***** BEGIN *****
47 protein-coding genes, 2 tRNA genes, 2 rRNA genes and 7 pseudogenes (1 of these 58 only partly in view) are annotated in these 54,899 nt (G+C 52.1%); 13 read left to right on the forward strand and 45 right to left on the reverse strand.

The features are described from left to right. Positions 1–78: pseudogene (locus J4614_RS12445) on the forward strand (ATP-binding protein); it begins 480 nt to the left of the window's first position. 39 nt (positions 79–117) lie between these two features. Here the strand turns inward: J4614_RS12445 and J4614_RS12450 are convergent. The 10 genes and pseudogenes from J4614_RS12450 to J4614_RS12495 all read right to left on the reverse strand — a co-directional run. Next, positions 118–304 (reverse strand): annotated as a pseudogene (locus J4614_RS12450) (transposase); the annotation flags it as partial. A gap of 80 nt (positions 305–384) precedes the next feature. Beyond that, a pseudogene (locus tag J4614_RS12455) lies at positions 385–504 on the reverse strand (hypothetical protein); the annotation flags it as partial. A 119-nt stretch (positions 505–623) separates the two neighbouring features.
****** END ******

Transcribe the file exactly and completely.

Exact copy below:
47 protein-coding genes, 2 tRNA genes, 2 rRNA genes and 7 pseudogenes (1 of these 58 only partly in view) are annotated in these 54,899 nt (G+C 52.1%); 13 read left to right on the forward strand and 45 right to left on the reverse strand.

The features are described from left to right. Positions 1–78: pseudogene (locus J4614_RS12445) on the forward strand (ATP-binding protein); it begins 480 nt to the left of the window's first position. 39 nt (positions 79–117) lie between these two features. Here the strand turns inward: J4614_RS12445 and J4614_RS12450 are convergent. The 10 genes and pseudogenes from J4614_RS12450 to J4614_RS12495 all read right to left on the reverse strand — a co-directional run. Next, positions 118–304 (reverse strand): annotated as a pseudogene (locus J4614_RS12450) (transposase); the annotation flags it as partial. A gap of 80 nt (positions 305–384) precedes the next feature. Beyond that, a pseudogene (locus tag J4614_RS12455) lies at positions 385–504 on the reverse strand (hypothetical protein); the annotation flags it as partial. A 119-nt stretch (positions 505–623) separates the two neighbouring features.